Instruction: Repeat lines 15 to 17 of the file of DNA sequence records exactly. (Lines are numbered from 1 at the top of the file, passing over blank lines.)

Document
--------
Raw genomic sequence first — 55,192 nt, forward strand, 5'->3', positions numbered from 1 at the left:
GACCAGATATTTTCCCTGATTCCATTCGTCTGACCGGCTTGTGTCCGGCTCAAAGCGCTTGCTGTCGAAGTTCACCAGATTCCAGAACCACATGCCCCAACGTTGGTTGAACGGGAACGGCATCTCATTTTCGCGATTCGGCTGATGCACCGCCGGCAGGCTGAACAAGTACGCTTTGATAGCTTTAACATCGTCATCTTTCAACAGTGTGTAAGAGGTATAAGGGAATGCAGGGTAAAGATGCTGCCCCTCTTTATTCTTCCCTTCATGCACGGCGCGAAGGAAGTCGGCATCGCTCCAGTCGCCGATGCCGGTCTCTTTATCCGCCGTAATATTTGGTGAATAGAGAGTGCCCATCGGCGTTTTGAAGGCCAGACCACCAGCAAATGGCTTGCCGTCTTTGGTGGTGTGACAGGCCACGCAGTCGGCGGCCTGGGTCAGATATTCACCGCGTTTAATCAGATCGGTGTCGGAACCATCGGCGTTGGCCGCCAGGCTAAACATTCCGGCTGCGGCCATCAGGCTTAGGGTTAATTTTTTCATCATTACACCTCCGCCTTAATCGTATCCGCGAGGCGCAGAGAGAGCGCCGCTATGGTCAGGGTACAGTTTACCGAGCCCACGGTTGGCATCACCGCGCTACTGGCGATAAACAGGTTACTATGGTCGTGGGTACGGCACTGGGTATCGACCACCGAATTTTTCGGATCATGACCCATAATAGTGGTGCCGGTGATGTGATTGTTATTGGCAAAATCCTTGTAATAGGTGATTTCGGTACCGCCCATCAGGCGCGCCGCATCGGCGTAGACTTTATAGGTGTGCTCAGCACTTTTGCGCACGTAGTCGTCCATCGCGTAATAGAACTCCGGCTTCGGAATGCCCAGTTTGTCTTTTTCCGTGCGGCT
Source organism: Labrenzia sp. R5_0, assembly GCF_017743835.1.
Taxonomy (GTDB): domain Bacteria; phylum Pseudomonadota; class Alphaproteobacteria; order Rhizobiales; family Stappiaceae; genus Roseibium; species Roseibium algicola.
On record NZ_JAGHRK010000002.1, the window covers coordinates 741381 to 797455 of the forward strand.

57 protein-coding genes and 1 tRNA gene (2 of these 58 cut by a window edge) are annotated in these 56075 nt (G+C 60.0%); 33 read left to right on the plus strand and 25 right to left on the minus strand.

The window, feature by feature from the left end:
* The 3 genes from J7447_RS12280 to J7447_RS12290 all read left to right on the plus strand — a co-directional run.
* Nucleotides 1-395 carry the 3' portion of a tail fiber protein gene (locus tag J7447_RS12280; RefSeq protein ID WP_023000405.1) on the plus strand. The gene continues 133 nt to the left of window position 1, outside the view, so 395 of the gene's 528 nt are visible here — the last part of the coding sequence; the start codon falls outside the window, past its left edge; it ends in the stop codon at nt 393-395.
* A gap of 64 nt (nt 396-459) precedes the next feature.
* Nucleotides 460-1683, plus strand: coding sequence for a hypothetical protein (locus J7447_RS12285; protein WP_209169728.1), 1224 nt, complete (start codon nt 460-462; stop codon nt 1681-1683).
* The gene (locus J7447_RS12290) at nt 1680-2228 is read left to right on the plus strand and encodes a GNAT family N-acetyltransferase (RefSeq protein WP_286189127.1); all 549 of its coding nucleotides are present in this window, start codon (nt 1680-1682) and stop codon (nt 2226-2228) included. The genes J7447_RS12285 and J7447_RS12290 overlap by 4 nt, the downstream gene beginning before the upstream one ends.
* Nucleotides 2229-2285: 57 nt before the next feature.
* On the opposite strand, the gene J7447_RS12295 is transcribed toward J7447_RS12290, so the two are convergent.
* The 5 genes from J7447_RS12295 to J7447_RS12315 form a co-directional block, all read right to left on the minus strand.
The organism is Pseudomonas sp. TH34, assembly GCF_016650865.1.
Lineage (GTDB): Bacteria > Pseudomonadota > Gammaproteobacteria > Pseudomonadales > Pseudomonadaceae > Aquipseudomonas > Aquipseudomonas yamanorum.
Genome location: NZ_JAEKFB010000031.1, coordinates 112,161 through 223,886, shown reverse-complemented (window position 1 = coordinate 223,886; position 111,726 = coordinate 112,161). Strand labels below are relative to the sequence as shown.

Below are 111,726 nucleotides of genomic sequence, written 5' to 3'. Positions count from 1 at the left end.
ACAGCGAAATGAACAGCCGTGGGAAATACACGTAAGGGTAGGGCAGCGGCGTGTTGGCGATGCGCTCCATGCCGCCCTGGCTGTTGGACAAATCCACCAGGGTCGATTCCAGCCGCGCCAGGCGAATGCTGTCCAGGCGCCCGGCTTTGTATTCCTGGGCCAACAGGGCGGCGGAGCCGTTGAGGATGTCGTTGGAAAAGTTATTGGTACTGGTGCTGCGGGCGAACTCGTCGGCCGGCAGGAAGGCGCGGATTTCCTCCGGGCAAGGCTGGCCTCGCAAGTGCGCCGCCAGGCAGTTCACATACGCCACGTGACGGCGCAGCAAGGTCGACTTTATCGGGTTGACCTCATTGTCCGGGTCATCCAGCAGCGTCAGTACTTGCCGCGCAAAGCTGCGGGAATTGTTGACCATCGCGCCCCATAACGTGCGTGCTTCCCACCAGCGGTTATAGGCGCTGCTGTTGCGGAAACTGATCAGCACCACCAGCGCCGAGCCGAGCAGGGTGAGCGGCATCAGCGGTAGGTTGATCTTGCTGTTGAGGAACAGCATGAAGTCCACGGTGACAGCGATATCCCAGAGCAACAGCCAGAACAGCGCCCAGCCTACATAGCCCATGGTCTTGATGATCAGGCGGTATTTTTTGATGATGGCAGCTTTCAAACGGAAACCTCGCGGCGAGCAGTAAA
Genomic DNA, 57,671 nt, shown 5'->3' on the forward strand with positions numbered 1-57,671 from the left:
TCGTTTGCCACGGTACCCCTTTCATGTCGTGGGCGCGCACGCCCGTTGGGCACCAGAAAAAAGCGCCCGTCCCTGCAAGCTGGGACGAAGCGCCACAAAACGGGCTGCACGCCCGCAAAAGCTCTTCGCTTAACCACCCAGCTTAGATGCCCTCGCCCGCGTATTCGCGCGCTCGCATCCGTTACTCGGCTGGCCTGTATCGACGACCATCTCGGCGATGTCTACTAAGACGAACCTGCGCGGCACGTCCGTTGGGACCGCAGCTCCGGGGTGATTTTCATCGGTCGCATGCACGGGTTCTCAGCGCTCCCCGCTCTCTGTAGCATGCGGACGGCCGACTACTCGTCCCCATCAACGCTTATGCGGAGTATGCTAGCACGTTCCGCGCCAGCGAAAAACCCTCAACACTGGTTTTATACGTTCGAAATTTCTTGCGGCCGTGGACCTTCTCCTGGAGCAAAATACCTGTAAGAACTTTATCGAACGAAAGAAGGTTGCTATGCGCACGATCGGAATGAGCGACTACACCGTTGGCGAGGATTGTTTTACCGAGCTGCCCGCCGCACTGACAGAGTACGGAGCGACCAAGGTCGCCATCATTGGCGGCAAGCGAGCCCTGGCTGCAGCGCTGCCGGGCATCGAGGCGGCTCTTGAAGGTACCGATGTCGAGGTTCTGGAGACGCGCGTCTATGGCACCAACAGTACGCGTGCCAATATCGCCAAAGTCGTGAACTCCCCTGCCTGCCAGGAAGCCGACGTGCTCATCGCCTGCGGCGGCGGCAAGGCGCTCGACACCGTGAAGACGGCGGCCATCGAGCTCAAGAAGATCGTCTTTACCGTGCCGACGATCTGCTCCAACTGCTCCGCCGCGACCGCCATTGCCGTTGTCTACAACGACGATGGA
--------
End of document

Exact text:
* The 5 genes from J7447_RS12295 to J7447_RS12315 form a co-directional block, all read right to left on the minus strand.
The organism is Pseudomonas sp. TH34, assembly GCF_016650865.1.
Lineage (GTDB): Bacteria > Pseudomonadota > Gammaproteobacteria > Pseudomonadales > Pseudomonadaceae > Aquipseudomonas > Aquipseudomonas yamanorum.